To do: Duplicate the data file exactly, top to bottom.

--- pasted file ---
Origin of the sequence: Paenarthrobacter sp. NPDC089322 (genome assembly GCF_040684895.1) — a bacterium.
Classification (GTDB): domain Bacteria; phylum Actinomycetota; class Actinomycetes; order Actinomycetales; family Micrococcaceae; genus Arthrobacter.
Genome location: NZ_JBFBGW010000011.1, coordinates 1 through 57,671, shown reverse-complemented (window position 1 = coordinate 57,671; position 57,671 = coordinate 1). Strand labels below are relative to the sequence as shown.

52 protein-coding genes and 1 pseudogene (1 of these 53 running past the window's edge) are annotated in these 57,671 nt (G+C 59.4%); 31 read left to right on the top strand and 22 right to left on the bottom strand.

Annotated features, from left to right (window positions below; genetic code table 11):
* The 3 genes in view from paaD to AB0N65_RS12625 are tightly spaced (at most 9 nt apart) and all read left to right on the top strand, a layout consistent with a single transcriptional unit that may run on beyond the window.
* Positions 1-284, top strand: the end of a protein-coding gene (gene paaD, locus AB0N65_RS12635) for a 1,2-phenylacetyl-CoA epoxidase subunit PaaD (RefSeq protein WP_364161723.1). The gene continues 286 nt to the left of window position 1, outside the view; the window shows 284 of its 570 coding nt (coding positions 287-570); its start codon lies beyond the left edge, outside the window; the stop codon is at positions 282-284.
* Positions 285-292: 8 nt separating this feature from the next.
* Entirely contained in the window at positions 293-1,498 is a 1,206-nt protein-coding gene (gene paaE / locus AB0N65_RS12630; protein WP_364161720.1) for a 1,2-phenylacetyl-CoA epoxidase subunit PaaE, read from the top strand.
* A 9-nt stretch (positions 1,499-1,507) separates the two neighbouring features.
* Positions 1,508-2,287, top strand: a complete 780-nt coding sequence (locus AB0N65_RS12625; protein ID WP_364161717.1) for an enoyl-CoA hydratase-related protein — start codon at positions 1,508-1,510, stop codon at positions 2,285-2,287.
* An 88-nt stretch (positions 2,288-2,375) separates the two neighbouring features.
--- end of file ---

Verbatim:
Origin of the sequence: Paenarthrobacter sp. NPDC089322 (genome assembly GCF_040684895.1) — a bacterium.
Classification (GTDB): domain Bacteria; phylum Actinomycetota; class Actinomycetes; order Actinomycetales; family Micrococcaceae; genus Arthrobacter.
Genome location: NZ_JBFBGW010000011.1, coordinates 1 through 57,671, shown reverse-complemented (window position 1 = coordinate 57,671; position 57,671 = coordinate 1). Strand labels below are relative to the sequence as shown.

52 protein-coding genes and 1 pseudogene (1 of these 53 running past the window's edge) are annotated in these 57,671 nt (G+C 59.4%); 31 read left to right on the top strand and 22 right to left on the bottom strand.

Annotated features, from left to right (window positions below; genetic code table 11):
* The 3 genes in view from paaD to AB0N65_RS12625 are tightly spaced (at most 9 nt apart) and all read left to right on the top strand, a layout consistent with a single transcriptional unit that may run on beyond the window.
* Positions 1-284, top strand: the end of a protein-coding gene (gene paaD, locus AB0N65_RS12635) for a 1,2-phenylacetyl-CoA epoxidase subunit PaaD (RefSeq protein WP_364161723.1). The gene continues 286 nt to the left of window position 1, outside the view; the window shows 284 of its 570 coding nt (coding positions 287-570); its start codon lies beyond the left edge, outside the window; the stop codon is at positions 282-284.
* Positions 285-292: 8 nt separating this feature from the next.
* Entirely contained in the window at positions 293-1,498 is a 1,206-nt protein-coding gene (gene paaE / locus AB0N65_RS12630; protein WP_364161720.1) for a 1,2-phenylacetyl-CoA epoxidase subunit PaaE, read from the top strand.
* A 9-nt stretch (positions 1,499-1,507) separates the two neighbouring features.
* Positions 1,508-2,287, top strand: a complete 780-nt coding sequence (locus AB0N65_RS12625; protein ID WP_364161717.1) for an enoyl-CoA hydratase-related protein — start codon at positions 1,508-1,510, stop codon at positions 2,285-2,287.
* An 88-nt stretch (positions 2,288-2,375) separates the two neighbouring features.